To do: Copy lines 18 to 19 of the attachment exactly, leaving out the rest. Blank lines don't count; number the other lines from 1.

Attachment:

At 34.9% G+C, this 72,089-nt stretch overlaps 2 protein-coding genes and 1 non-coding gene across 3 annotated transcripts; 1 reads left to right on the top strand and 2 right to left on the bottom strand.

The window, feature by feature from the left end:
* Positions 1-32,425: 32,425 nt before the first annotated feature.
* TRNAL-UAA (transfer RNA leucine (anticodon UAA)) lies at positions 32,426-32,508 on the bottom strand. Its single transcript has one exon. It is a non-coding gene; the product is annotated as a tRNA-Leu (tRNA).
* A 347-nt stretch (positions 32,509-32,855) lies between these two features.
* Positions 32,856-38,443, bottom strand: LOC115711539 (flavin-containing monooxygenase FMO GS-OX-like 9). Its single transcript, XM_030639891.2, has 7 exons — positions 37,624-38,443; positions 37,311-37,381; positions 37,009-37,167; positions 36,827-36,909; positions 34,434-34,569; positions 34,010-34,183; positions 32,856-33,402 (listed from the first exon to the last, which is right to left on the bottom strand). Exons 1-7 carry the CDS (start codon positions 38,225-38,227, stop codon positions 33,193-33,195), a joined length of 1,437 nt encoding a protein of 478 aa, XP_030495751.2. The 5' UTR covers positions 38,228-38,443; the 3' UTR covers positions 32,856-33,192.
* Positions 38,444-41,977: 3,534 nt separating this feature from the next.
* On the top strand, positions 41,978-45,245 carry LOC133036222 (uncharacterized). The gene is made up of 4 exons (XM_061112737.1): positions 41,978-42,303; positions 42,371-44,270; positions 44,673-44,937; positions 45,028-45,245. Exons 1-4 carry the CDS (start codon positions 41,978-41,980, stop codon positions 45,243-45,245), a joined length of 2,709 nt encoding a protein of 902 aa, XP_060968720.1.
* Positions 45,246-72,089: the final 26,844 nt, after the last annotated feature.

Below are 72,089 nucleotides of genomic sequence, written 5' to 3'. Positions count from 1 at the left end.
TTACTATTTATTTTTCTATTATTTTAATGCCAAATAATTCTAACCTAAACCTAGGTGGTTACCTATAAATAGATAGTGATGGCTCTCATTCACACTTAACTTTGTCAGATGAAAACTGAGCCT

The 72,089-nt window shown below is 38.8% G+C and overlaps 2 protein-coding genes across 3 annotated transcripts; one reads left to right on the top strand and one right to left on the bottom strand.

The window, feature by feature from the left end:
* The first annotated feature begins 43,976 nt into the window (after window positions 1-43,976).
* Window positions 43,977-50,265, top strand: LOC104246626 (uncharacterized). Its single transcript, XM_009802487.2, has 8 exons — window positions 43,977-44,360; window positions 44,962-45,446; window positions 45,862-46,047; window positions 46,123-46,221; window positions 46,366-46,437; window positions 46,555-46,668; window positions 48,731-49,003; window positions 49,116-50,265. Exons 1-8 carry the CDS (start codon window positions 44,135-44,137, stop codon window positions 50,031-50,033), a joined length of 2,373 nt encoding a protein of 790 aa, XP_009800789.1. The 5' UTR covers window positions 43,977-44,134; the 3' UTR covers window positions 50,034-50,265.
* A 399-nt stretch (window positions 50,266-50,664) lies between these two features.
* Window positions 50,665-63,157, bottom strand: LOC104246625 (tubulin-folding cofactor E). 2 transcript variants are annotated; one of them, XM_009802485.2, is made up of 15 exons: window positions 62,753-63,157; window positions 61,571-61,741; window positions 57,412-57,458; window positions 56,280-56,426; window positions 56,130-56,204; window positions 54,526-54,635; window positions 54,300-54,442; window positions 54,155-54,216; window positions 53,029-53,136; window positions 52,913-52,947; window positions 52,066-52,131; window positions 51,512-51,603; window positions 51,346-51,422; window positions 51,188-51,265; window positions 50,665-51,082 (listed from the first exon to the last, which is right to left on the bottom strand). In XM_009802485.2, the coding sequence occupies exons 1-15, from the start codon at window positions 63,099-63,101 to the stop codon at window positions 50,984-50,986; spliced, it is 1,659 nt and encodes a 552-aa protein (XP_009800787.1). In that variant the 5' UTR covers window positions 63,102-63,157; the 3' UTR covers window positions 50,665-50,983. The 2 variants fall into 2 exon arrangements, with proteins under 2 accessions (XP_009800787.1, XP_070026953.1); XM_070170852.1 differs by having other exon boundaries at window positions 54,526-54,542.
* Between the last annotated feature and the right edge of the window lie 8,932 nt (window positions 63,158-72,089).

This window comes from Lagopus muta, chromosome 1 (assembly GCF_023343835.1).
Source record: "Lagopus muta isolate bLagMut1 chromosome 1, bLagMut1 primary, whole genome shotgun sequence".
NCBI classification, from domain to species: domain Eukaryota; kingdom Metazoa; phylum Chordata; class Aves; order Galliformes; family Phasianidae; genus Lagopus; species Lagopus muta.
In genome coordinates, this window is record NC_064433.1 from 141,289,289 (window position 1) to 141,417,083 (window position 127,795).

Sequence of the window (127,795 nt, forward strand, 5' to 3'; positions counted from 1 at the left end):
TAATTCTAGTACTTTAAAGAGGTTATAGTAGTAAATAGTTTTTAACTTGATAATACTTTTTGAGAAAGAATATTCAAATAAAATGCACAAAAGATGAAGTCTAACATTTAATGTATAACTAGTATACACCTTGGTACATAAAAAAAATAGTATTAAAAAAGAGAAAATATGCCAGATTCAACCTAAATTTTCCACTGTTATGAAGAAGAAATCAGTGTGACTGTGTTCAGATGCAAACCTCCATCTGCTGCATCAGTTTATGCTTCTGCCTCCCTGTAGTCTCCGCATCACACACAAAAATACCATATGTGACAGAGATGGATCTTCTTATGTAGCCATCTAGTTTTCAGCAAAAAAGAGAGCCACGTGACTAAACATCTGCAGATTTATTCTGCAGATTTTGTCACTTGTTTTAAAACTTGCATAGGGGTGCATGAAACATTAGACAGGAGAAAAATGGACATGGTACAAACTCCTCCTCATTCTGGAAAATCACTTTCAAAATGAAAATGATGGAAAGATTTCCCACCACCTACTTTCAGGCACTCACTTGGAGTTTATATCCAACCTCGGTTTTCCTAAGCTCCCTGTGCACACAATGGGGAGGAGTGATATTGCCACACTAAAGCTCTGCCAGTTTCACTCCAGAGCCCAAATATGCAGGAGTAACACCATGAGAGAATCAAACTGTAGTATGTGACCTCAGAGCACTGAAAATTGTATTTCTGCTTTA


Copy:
* Between the last annotated feature and the right edge of the window lie 8,932 nt (window positions 63,158-72,089).

This window comes from Lagopus muta, chromosome 1 (assembly GCF_023343835.1).